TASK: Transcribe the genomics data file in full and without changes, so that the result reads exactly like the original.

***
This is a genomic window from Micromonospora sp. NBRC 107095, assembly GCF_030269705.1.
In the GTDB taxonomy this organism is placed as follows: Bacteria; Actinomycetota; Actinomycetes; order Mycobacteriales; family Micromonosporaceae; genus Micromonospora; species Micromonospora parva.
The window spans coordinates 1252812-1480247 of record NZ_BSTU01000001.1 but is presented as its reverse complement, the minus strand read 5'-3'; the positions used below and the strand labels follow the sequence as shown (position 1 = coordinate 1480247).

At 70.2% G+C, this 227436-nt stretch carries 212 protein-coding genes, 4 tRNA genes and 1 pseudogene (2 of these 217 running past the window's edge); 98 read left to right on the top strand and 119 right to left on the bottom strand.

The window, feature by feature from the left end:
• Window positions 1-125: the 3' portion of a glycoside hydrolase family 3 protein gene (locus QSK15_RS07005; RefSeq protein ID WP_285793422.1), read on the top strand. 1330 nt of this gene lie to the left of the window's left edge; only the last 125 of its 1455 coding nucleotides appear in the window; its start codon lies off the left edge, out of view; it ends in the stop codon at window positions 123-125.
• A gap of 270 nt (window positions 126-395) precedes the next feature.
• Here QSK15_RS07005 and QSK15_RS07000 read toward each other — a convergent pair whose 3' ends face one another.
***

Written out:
This is a genomic window from Micromonospora sp. NBRC 107095, assembly GCF_030269705.1.
In the GTDB taxonomy this organism is placed as follows: Bacteria; Actinomycetota; Actinomycetes; order Mycobacteriales; family Micromonosporaceae; genus Micromonospora; species Micromonospora parva.
The window spans coordinates 1252812-1480247 of record NZ_BSTU01000001.1 but is presented as its reverse complement, the minus strand read 5'-3'; the positions used below and the strand labels follow the sequence as shown (position 1 = coordinate 1480247).

At 70.2% G+C, this 227436-nt stretch carries 212 protein-coding genes, 4 tRNA genes and 1 pseudogene (2 of these 217 running past the window's edge); 98 read left to right on the top strand and 119 right to left on the bottom strand.

The window, feature by feature from the left end:
• Window positions 1-125: the 3' portion of a glycoside hydrolase family 3 protein gene (locus QSK15_RS07005; RefSeq protein ID WP_285793422.1), read on the top strand. 1330 nt of this gene lie to the left of the window's left edge; only the last 125 of its 1455 coding nucleotides appear in the window; its start codon lies off the left edge, out of view; it ends in the stop codon at window positions 123-125.
• A gap of 270 nt (window positions 126-395) precedes the next feature.
• Here QSK15_RS07005 and QSK15_RS07000 read toward each other — a convergent pair whose 3' ends face one another.